On their own, magnetometers and gradiometers are valuable tools with distinct purposes. With them, you can measure magnetic energy and calculate the difference between two measurements, respectively.
Engineers and other professionals use gradiometers to measure the difference between readings from dual magnetometers. Because the gradiometer’s result describes the rate of change in magnetic energy, it’s easy to assume both meters measure the same thing. However, gradiometers can measure any difference and not just magnetic fields.
Describing a Magnetometer
A magnetometer measures a magnetic field, providing data on its strength and direction. Magnetometers can calibrate other instruments such as electromagnets and determine the magnetic field of the Earth.
A simple magnetometer consists of a free moving magnet. As the magnet moves in relation to the magnetic field around it, a calibrated scale can measure the movement, translating it into usable data. A compass is the most recognizable and widely used magnetometer.
Describing a Gradiometer
A gradiometer evaluates the difference between two measurements. For example, you could use a gradiometer to measure the degree to which a hill rises, i.e., the difference the measurement of flat earth and the incline.
Uses for a Magnetometer
Magnetometers can evaluate the composition of land and water from the surface. With the readings from one of these devices, you can detect mineral deposits, find ancient artifacts and even locate objects in the sea such as submarines or sunken ships because the magnetometer can describe their magnetic fields.
Uses for a Gradiometer
Scientists in the Netherlands have devised a gradiometer that consists of two silicon wafers hanging on a spring. By measuring the pull of gravity on one or both of the masses, you can determine the gravity gradient.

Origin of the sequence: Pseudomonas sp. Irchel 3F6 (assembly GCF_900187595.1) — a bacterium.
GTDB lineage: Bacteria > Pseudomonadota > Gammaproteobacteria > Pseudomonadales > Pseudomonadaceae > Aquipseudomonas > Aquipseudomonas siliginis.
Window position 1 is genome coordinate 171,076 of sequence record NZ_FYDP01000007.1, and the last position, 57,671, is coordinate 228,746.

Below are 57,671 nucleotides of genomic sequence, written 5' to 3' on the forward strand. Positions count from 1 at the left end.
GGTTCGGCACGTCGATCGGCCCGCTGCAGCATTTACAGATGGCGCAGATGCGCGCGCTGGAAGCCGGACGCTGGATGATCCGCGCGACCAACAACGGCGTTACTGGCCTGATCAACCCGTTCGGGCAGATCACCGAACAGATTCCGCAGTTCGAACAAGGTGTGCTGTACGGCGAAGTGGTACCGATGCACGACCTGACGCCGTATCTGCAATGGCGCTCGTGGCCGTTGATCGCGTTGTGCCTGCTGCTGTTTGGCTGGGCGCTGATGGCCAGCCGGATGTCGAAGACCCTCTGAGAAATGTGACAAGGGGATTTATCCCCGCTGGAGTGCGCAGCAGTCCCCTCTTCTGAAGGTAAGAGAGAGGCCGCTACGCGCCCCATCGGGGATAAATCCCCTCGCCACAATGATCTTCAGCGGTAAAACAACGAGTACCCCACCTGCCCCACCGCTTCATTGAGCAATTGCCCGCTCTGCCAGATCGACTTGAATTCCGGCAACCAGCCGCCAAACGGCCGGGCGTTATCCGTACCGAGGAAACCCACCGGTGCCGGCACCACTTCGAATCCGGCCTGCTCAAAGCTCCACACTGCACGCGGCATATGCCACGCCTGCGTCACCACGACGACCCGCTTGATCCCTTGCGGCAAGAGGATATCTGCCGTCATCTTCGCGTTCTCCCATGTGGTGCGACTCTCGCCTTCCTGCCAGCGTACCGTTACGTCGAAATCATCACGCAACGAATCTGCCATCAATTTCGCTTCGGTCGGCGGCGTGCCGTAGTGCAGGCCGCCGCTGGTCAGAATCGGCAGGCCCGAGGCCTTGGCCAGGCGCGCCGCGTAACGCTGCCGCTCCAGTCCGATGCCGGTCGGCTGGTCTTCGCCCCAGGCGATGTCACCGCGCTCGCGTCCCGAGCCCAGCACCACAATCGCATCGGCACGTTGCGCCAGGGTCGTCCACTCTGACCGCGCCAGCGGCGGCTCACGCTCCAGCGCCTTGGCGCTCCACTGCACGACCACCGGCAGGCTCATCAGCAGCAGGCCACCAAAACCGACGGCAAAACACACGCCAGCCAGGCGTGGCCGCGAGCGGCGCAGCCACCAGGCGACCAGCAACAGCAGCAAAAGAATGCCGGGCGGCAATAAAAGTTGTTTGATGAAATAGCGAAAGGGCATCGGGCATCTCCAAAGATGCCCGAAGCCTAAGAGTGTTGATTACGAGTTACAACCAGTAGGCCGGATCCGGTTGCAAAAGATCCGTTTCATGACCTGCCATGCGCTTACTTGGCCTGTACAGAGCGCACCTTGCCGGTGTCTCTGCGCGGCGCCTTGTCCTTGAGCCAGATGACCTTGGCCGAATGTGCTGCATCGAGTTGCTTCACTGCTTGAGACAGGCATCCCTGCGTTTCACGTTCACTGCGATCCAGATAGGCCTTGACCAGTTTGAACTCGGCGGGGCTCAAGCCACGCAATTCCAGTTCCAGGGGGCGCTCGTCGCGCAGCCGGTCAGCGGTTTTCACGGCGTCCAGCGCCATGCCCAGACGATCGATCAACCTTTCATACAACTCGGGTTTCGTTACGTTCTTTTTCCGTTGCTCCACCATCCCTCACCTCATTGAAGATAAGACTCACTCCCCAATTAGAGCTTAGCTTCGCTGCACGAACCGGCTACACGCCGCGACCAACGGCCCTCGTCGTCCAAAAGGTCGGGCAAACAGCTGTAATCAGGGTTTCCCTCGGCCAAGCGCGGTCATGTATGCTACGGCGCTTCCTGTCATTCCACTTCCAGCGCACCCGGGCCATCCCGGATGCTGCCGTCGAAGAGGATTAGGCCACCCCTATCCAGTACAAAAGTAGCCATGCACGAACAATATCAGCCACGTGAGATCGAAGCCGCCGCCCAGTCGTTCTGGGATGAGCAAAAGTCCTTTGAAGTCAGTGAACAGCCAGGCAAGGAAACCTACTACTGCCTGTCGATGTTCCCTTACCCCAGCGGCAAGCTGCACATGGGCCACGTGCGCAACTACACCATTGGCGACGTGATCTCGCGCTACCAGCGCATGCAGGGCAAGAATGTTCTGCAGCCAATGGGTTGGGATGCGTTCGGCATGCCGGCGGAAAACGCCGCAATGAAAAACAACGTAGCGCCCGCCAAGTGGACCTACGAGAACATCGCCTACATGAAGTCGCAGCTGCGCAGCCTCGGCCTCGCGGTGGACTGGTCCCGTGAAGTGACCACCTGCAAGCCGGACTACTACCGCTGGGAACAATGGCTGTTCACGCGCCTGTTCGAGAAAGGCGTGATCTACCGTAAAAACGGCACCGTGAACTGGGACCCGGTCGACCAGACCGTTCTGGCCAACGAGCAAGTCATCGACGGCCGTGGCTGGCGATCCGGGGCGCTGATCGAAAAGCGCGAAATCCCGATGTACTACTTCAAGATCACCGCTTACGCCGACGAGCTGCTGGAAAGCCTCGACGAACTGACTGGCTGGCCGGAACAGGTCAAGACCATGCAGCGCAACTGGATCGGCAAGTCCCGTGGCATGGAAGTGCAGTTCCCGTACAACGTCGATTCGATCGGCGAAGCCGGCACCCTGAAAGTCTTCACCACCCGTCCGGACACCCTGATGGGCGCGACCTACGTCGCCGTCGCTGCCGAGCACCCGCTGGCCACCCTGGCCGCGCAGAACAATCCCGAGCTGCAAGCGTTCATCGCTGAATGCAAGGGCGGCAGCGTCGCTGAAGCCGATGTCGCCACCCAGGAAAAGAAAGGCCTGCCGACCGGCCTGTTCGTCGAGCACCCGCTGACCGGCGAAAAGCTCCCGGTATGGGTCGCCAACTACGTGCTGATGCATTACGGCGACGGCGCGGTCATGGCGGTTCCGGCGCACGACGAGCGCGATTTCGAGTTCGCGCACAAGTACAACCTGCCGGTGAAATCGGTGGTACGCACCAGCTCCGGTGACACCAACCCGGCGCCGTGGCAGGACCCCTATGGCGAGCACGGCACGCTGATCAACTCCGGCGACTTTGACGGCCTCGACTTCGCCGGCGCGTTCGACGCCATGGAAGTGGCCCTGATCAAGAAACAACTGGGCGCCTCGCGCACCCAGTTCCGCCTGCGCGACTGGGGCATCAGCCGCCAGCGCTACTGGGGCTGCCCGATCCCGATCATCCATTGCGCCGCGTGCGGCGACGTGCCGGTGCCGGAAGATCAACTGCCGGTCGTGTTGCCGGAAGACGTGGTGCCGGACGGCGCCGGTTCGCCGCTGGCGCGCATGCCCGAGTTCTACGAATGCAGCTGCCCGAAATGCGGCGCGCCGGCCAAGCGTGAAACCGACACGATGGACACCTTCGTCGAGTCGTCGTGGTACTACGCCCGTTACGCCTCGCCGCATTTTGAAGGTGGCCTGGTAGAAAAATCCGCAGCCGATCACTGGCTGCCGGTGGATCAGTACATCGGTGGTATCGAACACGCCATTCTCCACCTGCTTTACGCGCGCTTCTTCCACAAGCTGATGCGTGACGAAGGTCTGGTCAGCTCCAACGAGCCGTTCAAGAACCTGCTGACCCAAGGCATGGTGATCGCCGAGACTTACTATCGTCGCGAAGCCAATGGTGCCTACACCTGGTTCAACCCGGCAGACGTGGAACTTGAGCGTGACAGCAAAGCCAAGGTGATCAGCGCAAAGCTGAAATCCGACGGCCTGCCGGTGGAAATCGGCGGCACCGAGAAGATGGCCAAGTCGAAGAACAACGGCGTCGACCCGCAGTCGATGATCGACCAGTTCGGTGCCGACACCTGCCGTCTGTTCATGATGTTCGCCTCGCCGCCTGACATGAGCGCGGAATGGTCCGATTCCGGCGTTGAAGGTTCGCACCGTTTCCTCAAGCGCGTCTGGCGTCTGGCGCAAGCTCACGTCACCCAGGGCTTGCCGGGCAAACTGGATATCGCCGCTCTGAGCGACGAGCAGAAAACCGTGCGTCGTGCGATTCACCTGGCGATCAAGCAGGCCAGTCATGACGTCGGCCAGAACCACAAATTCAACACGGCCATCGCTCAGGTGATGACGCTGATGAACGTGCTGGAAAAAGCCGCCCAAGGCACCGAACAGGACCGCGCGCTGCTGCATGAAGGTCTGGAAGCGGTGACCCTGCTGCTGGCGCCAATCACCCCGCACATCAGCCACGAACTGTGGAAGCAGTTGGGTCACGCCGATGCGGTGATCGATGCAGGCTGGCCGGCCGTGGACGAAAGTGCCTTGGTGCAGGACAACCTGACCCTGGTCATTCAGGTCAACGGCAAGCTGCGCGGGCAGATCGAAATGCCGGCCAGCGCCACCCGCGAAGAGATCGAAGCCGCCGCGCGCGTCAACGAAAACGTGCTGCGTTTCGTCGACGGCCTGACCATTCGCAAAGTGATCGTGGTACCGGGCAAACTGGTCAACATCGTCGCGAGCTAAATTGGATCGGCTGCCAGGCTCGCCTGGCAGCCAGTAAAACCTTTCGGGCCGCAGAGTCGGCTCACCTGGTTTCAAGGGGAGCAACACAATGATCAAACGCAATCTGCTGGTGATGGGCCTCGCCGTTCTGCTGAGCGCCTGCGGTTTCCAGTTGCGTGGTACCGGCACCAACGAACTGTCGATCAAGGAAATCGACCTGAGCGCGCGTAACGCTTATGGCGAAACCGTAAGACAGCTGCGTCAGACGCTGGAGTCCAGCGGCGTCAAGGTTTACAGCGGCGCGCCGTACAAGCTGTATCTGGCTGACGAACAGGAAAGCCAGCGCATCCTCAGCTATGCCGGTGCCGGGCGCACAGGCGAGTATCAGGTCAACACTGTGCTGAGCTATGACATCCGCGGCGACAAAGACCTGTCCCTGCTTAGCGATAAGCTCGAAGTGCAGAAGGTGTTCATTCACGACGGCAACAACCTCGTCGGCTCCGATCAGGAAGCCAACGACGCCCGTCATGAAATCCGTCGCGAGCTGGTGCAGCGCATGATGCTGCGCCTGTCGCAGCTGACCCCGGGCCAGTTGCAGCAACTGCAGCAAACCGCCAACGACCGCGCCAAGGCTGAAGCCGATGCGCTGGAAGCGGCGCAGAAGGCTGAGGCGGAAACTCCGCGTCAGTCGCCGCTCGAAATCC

Using Magnetometers and Gradiometers Together
Using both meters together creates an even more valuable tool, such as when surveyors use a gradiometer to evaluate data from two magnetometers moving over land side by side. When the gradiometer registers a significant difference in the two readings, the surveyors can use the data to identify significant characteristics of the land, such as the location of an iron deposit.
- National Geographic 207.4 (April 2005): p.106 (16).
- Fundamentals of Geophysics, William Lowrie, Cambridge University Press, 1997 p. 272.
- Magnet Lab: Magnetometer
- Physorg.com: Mini Gradiometer Could Map Other Planets' Gravity Fields
About the Author
Linda Zukauskas began writing in 1989. She is now a freelance writer for nonprofits and municipalities. Zukauskas is also a reporter for "Voices" newspaper. Her work has appeared in various online publications. She graduated from the University of Connecticut with a Bachelor of Arts degree in English.
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